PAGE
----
If you’ve read the blogs in this series, your head will be filled with the possibilities of digital telecare – open data, shared platforms and predictive analytics, which enable greater service integration and power preventative approaches, and bottom line, improve care, support and people’s wellbeing.

As potentially transformational digitally-enabled telecare will be, there’s still much to do to make it a reality. My colleague, David Brown’s blog last month outlined the essential work required to first make our telecare services digital. So, excited as I am about the possibilities the switch to digital will bring, it is the TEC-funded ‘proactive outbound calling’ projects, shortly getting underway, that present a more immediate opportunity to reimagine telecare.

In response to the COVID outbreak, around half the telecare services in Scotland rapidly introduced wellbeing calls to support their most vulnerable service-users. This represents a significant change in the way telecare services operate. Although outbound calling found that many people were managing fine with support from family, friends and their community, it also found a significant minority were not. As a result of a telephone call or calls, crises were avoided and isolated people became connected.  

Building on the learning from this experience, TEC will work with a range of partners to explore how outbound calling can enhance the telecare service offer in a meaningful and sustainable way. Through good conversations and closer working with other services and local communities, the aim is to anticipate and prevent crises and enable wellbeing, and in doing so, reduce some of the pressure on our health and social care services.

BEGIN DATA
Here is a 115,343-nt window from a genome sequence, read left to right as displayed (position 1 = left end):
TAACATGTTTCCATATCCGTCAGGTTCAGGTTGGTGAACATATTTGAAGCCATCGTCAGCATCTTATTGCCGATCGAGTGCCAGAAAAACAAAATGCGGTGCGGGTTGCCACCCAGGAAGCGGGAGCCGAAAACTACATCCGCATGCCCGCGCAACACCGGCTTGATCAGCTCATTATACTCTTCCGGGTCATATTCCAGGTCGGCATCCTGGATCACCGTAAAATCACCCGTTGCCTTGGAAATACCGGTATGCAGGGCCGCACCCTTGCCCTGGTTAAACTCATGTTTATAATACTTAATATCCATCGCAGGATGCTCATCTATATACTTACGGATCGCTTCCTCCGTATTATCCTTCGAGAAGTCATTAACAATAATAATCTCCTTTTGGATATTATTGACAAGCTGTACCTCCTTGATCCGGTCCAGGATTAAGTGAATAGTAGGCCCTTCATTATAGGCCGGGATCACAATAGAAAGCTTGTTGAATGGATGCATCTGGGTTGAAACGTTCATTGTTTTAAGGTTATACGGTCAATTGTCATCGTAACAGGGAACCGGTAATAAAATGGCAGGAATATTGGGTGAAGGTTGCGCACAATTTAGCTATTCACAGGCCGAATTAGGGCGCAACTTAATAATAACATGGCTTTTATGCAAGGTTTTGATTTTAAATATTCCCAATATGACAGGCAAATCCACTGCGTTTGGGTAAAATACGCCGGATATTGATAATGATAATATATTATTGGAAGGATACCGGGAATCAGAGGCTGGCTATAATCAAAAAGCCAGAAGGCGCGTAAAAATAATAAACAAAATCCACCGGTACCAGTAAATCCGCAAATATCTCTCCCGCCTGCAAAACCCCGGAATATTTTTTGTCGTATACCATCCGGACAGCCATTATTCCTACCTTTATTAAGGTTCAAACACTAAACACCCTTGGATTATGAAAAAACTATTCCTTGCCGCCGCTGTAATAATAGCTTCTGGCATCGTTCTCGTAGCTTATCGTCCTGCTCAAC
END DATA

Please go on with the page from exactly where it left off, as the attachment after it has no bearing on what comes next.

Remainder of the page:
In the absence of the real time, integrated digital data needed for the predictive approach of the future, this project will take a modest, yet significant step towards proactive telecare. We will test the hypothesis that better use of existing intelligence, together with good conversations and regular checking-in calls, will enable early identification of significant changes in a person’s circumstances. This could provide an opportunity for a person to take steps, with support as required, to build their resilience and/or avert a looming crisis.

Having worked in falls prevention for many years before joining the TEC Programme, I’m acutely aware that identifying risk, whether it be risk of falling, frailty, loneliness or ill health, is only a first step in the sometimes challenging process of doing something about it. Although outbound calling by telecare services has the potential to become an early warning system, services will need to work closely with others to provide the information, advice or assistance a person might want and need to keep safe, well and independent.

The proactive outbound calling projects will enable us to learn who might benefit most from wellbeing calls, how to have good conversations with people, identify the ‘triggers’ for a decline in health, wellbeing and resilience, and how to support a person to take action if they want to. It will teach us more about the practicalities, pitfalls, outcomes and costs of this new way of working.

Many of you will be aware that proactive telecare is not a new concept - our telecare colleagues in Spain have been taking this approach for years, with outbound calls now outnumbering their inbound calls by far. Closer to home, to learn from others, we are linking with colleagues from the Connect project in West Wales, who are leading the way in proactive telecare in the UK. In addition, TEC will be establishing a Proactive Telecare Learning Collaborative to share and maximise the learning over the next few months. Colleagues from the Care Inspectorate will also be partners, to understand the implications for registration, if any, of a more proactive service.

Telecare services are on a journey to the proactive, digitally-enabled care and support of the future, and I believe this is a significant and person-centred step in the right direction.